As shown in FIG. 8, measurement was performed at a delay time td of 400 ns. The content of Ca in human hair is approximately 0.1%, but the emission line of Ca was apparently observed. Measurement could be performed through use of a single hair shaft, since the diameter of the laser beam at a focal point is small as 50 μm. Since the Ca content of hair reflects that in the body, the analysis is expected to be applied to medical diagnosis.

(2) Results of Analysis of a Human Tooth

FIG. 9 is a graph showing the results of an analysis performed in a third example of the present invention in order to analyze a light emitting plume generated from a human tooth. In this case, the laser pulse width was set to 35 ns, the gate width of the high-speed intensifier image was set to 10 ns, and the pulse energy was 17 mJ.

As shown in FIG. 9, measurement was performed at a delay time td of 400 ns. In the case of the tooth, as is apparent from the Figure, the emission line of Ca has very high intensity as compared with the cases of the nail and the hair, since the calcium content of the tooth (enamel) is 36%.

(3) Results of Spectroscopic Analysis of Chicken Skin

FIG. 10 is a graph showing the results of an analysis performed in a fourth example of the present invention in order to analyze a light emitting plume generated from chicken skin. In this case, the laser pulse width was set to 35 ns, the gate width of the high-speed gate image intensifier was set to 10 ns, and the pulse energy was 17 mJ.

As shown in FIG. 10, measurement was performed at a delay time td of 400 ns. The peak corresponding to Ca was hardly observed, since the calcium content of chicken skin is very low. Meanwhile, over the entire range of 360-540 nm, a broad peak similar to an absorption spectrum was observed. The broad peak is presumed to be attributable to organic compounds, as is described in the above spectroscopic analysis of light-emitting plumes.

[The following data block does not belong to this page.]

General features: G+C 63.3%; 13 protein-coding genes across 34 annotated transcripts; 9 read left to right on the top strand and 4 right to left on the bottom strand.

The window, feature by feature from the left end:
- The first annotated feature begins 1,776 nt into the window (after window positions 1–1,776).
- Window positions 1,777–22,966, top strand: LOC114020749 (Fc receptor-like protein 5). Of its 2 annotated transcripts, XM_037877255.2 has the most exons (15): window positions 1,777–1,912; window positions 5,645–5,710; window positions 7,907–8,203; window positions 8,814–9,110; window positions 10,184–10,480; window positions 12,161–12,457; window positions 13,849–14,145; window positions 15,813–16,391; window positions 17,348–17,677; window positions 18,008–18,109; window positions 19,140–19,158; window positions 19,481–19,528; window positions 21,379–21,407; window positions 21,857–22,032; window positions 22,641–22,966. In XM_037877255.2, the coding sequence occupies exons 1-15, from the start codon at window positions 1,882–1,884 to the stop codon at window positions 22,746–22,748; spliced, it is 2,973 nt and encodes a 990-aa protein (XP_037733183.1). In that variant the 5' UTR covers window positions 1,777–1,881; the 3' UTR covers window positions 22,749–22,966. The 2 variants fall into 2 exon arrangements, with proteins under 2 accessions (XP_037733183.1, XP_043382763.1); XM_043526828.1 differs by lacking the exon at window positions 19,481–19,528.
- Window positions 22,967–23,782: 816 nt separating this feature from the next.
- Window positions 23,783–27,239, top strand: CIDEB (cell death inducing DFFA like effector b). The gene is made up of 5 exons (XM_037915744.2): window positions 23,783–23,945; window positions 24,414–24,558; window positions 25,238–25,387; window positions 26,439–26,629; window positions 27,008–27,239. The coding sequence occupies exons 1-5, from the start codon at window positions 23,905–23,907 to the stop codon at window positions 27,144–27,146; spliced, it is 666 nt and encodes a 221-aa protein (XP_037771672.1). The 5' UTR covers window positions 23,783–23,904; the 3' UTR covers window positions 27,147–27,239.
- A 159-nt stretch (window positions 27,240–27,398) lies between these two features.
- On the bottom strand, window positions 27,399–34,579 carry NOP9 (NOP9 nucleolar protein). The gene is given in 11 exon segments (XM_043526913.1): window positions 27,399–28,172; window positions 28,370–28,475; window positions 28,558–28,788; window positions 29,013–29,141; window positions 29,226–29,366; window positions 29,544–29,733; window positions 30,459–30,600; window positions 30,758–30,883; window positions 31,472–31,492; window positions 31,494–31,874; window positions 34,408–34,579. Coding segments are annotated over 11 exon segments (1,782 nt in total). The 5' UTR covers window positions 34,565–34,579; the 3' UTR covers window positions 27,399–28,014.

As described above, in the nanosecond time-gate spectroscopic system of the present invention, biological tissue was analyzed spectroscopically on the basis of a light-emitting plume generated by laser ablation, by use of a laser beam emitted from the Q-switched Nd:YAG laser and having a fundamental wave of 1064 nm.

As a result, an emission line corresponding to calcium in the biological tissue could be found with high sensitivity. The present inventors presume that the intensity of a calcium emission line corresponds to the calcium content of the biological tissue, and this phenomenon enables optical clinical diagnosis. For example, an emission line of calcium (Ca) apparently observed as described above can serve as the basis for diagnosis of osteoporosis, and the degree of aging may be determined thereby. Further, diagnosis of heavy metal poisoning may be performed through spectroscopic analysis of hair.

The present invention provides the following effects:

(1) In the nanosecond time-gate spectroscopic diagnosis apparatus described in (1) above, spectroscopic analysis of a light-emitting plume of an evaporated substance can be easily performed through irradiation of a biological tissue sample with a single laser pulse, and optical diagnosis can be performed instantaneously in a substantially noninvasive manner.

Further, a minute amount of ions of a metal such as Ca, Na, or K, which have a high ionization tendency, can be effectively detected through spectroscopic analysis of a chasing plume generated from the surface of biological tissue.

(2) In the nanosecond time-gate spectroscopic diagnosis apparatus described in (2) above, spectroscopic analysis of a light-emitting plume of an evaporated substance can be performed quickly and reliably.

(3) In the nanosecond time-gate spectroscopic diagnosis apparatus described in (3) above, spectroscopic analysis of a light-emitting plume of an evaporated substance can be performed quickly and reliably by use of a multi-purpose light source.

(4) In the nanosecond time-gate spectroscopic diagnosis apparatus described in (4) above, the size of the diagnosis apparatus can be reduced.